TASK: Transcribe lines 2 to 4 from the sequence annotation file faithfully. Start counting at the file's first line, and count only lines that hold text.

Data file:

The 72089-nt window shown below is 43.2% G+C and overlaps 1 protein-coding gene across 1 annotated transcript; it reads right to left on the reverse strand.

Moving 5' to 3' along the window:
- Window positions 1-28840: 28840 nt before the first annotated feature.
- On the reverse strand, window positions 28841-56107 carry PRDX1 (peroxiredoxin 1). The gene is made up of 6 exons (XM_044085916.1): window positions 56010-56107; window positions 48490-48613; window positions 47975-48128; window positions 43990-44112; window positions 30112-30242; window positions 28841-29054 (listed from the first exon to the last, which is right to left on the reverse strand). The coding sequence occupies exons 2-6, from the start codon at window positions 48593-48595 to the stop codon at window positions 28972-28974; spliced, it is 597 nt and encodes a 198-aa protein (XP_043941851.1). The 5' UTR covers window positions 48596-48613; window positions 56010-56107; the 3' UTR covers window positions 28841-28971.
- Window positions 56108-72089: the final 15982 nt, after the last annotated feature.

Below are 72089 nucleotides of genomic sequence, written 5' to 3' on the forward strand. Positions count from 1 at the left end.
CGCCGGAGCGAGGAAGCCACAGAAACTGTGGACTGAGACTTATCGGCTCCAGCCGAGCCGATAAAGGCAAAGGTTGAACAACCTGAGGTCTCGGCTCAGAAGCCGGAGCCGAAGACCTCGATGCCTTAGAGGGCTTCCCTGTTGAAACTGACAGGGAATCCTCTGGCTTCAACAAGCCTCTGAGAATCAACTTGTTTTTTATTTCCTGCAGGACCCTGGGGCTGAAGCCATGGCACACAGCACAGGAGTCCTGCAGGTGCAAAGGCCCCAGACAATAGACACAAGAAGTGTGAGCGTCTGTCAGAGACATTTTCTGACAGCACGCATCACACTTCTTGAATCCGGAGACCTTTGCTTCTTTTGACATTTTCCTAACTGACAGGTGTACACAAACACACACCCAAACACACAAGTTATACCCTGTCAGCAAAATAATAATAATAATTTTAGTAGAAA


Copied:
Moving 5' to 3' along the window:
- Window positions 1-28840: 28840 nt before the first annotated feature.
- On the reverse strand, window positions 28841-56107 carry PRDX1 (peroxiredoxin 1). The gene is made up of 6 exons (XM_044085916.1): window positions 56010-56107; window positions 48490-48613; window positions 47975-48128; window positions 43990-44112; window positions 30112-30242; window positions 28841-29054 (listed from the first exon to the last, which is right to left on the reverse strand). The coding sequence occupies exons 2-6, from the start codon at window positions 48593-48595 to the stop codon at window positions 28972-28974; spliced, it is 597 nt and encodes a 198-aa protein (XP_043941851.1). The 5' UTR covers window positions 48596-48613; window positions 56010-56107; the 3' UTR covers window positions 28841-28971.